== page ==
Beijing’s Sino-Ocean Capital recently completed an acquisition of an office building in Shanghai’s Xuhui district, closing on the purchase of the H88 Yuehong Plaza despite delays caused by the pandemic and weakening demand for commercial space in the city.
The mainland investment management platform of developer Sino-Ocean Group managed to complete its RMB 2 billion ($286 million) purchase of the 60,000 square metre (645,835 square foot) property in the Caohejing High Tech Park from China Everbright Limited in early June, according to parties involved in the transaction.
Sino-Ocean Capital completed the transaction despite office vacancy rates in Shanghai hitting a ten-year high of 20 percent in the beginning of this year — a level at which they have stayed through mid-2020, as a growing supply of suburban office space collides with rising caution among corporate office tenants in China.
RMB 90M in Annual Rental Income
At the transaction price Sino-Ocean is paying the equivalent of RMB 33,333.33 per square metre for the 19-storey office building at 88 Hongcao Road in Xuhui district, with a set of 200 parking spaces thrown in at no extra charge.
The commercial asset was originally developed by Hong Kong-based fund manager CLSA, which completed the project in 2015 and later sold it to mainland financial services giant China Everbright for $280 million in a deal which closed in June 2017.
Space in the building is currently available at an asking rental rate of more than RMB 6.5 per square meter per day, generating annual rental income of around RMB 90 million from tenants including, mainland job-search and daily services website 58.com and local home furnishing and decor company Wision Furniture.
Betting on Shanghai’s Business Parks
In Sino-Ocean’s announcement, the company, which has assets under management of more than $11.8 billion according to its LinkedIn profile, explained that its acquisition of H88 Yuehong Plaza could provide attractive returns, despite the current office slump.
“Although this year’s market is affected by multiple variables such as the impact of the pandemic, downward pressure, and changes in the financing environment, asset transaction prices have fluctuated to a certain extent,” said Yue Zhou, Deputy General Manager of Sino-Ocean Capital. “However, judging from a long-term perspective, we believe that high-quality real estate assets have investment properties that cross the cycle.”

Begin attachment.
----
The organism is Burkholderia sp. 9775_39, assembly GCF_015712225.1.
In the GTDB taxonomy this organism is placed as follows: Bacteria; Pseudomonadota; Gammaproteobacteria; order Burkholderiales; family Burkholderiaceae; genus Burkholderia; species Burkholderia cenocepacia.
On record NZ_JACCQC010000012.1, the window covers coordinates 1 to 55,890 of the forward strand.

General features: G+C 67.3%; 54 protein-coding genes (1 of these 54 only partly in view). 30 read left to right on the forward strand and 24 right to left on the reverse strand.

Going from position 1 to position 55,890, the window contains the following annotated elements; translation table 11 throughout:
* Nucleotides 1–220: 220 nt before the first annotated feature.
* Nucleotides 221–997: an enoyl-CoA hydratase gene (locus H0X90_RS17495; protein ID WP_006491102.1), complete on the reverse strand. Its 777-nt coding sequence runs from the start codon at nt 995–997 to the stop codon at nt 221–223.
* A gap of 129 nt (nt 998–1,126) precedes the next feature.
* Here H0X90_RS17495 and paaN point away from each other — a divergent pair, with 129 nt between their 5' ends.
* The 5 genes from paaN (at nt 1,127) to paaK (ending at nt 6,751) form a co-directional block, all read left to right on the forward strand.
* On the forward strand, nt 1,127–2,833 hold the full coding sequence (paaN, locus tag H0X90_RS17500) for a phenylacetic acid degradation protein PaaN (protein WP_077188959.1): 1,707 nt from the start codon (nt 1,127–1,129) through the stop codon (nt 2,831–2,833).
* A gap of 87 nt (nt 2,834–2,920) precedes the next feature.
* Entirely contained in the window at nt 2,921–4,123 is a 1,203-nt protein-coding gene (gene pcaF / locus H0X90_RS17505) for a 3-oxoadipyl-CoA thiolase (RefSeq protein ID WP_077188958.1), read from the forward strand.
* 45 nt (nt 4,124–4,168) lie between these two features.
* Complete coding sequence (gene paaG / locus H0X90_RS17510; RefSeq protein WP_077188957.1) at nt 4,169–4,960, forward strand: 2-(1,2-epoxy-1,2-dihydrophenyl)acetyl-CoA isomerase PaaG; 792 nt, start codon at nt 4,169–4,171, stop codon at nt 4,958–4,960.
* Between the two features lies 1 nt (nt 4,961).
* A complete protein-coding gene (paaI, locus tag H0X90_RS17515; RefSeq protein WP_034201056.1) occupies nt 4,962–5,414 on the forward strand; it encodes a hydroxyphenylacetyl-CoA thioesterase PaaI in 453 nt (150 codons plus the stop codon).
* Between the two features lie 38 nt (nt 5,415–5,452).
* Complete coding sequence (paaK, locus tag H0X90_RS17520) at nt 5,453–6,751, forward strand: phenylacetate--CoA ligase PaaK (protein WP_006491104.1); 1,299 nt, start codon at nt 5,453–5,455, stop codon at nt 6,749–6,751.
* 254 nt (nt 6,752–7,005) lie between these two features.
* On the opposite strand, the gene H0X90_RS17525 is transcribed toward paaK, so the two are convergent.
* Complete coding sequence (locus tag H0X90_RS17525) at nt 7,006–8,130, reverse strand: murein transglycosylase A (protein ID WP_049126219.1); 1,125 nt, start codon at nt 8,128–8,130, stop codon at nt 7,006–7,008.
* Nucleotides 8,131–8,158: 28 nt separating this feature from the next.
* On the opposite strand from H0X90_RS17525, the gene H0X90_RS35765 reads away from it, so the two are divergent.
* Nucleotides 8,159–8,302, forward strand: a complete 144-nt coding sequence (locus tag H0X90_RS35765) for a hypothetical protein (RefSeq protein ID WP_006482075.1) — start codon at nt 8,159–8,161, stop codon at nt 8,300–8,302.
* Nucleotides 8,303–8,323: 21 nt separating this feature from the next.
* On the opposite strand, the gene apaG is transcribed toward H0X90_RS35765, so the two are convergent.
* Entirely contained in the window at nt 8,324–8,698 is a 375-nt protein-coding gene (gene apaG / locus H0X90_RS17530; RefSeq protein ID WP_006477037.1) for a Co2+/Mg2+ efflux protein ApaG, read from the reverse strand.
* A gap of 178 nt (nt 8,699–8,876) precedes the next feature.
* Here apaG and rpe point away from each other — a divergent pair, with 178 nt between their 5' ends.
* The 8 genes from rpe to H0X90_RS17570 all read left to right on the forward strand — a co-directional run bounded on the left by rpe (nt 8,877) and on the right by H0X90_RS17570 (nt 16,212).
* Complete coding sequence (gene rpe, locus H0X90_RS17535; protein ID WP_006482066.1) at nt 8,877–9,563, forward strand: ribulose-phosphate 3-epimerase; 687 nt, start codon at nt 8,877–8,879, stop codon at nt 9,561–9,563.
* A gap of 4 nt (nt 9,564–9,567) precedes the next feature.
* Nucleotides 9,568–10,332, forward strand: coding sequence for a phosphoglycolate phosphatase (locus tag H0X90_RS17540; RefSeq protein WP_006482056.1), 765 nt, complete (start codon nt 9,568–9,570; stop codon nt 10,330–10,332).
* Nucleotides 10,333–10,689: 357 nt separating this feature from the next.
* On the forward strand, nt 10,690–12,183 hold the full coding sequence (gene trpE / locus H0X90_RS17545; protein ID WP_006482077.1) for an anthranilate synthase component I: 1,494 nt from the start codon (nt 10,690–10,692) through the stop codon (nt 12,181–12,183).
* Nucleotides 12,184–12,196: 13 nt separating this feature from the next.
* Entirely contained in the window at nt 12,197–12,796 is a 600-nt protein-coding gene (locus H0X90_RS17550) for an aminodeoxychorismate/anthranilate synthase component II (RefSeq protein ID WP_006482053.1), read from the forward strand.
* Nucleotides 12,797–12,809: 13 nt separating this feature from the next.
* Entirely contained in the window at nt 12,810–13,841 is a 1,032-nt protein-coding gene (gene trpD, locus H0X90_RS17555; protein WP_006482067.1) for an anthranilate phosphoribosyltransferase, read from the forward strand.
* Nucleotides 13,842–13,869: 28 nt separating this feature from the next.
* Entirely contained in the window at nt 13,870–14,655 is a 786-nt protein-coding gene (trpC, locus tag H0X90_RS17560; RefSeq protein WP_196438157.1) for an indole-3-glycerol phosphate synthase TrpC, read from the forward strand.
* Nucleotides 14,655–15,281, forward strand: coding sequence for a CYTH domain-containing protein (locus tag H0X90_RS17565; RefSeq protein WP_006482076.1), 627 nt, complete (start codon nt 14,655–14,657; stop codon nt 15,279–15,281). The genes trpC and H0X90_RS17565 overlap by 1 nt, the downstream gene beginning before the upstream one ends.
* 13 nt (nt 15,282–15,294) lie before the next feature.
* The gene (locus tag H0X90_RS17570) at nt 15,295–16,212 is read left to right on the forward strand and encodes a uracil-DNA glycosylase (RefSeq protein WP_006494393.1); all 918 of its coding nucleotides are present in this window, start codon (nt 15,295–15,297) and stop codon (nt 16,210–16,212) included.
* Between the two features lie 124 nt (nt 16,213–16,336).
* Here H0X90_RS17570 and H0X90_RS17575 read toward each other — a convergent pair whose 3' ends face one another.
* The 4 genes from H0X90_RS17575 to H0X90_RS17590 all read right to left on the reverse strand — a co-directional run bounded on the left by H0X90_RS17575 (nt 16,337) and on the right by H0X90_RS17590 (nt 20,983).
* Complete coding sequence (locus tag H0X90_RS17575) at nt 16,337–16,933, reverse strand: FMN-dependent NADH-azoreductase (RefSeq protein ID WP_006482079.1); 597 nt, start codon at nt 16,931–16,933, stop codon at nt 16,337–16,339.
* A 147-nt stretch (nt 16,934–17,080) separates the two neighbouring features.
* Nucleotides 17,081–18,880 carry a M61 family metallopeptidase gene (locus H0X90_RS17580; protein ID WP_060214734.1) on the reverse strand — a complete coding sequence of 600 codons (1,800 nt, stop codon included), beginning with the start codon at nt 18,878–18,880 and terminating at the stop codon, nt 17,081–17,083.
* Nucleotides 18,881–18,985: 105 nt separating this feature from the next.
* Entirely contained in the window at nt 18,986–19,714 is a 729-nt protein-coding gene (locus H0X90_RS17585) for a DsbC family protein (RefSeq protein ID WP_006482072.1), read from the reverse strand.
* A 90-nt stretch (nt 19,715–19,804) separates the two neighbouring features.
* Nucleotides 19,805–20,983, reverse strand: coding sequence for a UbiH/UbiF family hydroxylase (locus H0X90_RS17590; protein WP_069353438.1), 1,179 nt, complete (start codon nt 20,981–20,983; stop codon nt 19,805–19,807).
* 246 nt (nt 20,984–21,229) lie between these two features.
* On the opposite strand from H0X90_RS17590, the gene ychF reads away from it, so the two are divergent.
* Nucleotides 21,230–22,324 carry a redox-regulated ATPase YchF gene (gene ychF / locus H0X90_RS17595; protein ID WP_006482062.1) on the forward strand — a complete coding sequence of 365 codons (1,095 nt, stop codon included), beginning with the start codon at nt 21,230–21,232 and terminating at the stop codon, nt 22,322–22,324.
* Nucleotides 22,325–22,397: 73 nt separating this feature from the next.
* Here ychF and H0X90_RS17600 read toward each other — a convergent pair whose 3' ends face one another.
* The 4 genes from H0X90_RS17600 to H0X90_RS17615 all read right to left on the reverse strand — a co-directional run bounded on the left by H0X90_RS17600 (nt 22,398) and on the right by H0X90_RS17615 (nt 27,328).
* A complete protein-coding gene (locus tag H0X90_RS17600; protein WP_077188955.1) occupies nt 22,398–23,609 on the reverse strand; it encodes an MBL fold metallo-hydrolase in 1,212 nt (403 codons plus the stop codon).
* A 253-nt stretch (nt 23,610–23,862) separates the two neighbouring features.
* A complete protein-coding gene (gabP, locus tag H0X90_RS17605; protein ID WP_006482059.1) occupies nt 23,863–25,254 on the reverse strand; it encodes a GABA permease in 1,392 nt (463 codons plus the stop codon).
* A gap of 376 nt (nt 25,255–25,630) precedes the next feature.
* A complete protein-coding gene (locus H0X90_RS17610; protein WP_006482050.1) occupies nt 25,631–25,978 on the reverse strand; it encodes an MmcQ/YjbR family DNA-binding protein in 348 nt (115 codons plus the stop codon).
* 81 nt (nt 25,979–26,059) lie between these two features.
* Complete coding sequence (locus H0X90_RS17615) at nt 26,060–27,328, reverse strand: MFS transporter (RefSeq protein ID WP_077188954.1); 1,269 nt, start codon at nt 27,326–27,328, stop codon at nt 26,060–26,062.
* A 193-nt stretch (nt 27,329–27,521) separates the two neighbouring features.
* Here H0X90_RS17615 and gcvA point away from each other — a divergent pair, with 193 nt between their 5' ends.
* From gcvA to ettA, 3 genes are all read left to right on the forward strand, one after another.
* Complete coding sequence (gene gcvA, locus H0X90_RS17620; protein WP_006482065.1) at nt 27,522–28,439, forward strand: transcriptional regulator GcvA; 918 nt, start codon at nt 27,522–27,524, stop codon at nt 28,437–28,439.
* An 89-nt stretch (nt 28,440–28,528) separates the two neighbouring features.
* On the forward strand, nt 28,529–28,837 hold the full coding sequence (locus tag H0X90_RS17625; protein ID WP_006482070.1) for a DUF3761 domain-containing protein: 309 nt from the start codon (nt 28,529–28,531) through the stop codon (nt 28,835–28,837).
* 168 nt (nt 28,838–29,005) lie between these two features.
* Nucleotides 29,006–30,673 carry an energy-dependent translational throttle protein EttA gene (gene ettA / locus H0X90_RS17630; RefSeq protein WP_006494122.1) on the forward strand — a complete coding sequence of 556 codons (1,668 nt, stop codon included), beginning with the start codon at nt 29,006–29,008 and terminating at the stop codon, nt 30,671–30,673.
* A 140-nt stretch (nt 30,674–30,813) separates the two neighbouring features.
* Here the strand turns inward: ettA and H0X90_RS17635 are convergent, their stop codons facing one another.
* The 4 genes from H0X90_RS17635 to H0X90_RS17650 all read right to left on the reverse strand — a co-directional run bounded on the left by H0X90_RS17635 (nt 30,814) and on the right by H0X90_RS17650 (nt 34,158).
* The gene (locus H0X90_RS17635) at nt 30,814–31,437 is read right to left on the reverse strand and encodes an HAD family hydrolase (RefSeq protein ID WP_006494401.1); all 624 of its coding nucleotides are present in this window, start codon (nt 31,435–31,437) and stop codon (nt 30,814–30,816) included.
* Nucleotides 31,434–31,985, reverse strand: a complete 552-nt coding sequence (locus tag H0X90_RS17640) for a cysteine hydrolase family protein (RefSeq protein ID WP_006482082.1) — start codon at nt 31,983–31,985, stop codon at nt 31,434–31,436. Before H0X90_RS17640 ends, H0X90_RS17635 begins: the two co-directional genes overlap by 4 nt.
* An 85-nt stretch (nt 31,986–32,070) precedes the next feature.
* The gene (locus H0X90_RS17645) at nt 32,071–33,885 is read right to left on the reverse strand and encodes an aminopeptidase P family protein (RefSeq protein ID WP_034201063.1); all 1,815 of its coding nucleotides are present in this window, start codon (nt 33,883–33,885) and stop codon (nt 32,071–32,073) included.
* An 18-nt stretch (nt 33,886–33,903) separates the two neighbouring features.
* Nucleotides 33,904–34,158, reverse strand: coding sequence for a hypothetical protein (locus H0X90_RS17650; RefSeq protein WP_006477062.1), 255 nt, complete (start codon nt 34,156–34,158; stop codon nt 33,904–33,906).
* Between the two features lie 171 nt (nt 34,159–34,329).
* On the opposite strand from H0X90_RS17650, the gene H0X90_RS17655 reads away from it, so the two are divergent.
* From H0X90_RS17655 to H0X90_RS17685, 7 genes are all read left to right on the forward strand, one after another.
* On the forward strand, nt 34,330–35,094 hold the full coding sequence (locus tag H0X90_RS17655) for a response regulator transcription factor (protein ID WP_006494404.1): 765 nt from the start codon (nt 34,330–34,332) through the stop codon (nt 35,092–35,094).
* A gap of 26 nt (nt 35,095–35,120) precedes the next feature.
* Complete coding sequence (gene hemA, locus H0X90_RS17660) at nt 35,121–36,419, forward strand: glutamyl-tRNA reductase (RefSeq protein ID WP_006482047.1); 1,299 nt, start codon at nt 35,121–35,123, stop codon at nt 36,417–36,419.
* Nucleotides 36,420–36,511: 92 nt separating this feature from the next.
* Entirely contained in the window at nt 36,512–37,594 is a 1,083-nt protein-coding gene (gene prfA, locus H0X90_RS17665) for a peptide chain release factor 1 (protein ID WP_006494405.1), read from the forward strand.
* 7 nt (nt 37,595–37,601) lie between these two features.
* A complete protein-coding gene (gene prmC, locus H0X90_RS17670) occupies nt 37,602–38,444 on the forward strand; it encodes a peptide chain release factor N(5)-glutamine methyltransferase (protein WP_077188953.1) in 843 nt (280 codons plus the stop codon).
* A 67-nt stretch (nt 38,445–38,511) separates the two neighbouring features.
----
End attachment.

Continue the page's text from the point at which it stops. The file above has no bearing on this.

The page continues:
In comparison to more developed segments of Shanghai’s commercial real estate market, the company said, business park properties, such as those in Caohejing High Tech Park, still maintain the potential for rapid growth as the city’s technology sector develops.
Noting that Caohejing is already home to more than 3,600 high-tech, R&D, and service organizations, Sino-Ocean said that it sees great potential in investing in the commercial cluster just southwest of Shanghai’s urban core, due to ongoing strong demand from tech enterprises and the location’s higher rental rates compared to other business parks in Shanghai.
Investing in Offices Despite High Vacancy
While Sino-Ocean Capital is understood to have originally began conducting due diligence on the H88 Yuehong Plaza acquisition in July of last year, fluctuations in the market, including the advent of the coronavirus pandemic led to the deal only reaching a final close last month.
Over the period, Sino-Ocean had been in frequent contact with the seller, according to Eric Liu, a partner in Dentons law firm who advised China Everbright on the disposal. Liu sees the COVID-19 as proving to many companies that they still require office quarters for their teams.
“To a certain extent, the pandemic has provided companies a chance to try out remote working and shared coworking spaces.” Eric said. “After this experiment, many enterprises will realize that the remote model is closely tied to the nature of their industry, work content and mode of operation — not all businesses are suitable for remote working.”
Despite the enduring need for offices, Liu, who counts real estate transactions among his specailites, sees the impact of the current crisis on corporate financial performance as potentially translating into downward pressure on rents.
“Judging from research and statistics published in various markets, rents should be reduced to a certain extent in the near future, and office vacancy rates will further increase,” Liu said.
Note: This story has been updated to show that Dentons advised China Everbright on the sale of H88 Yuehong Plaza. An earlier version indicated that the firm had represented the seller. Mingtiandi regrets the error.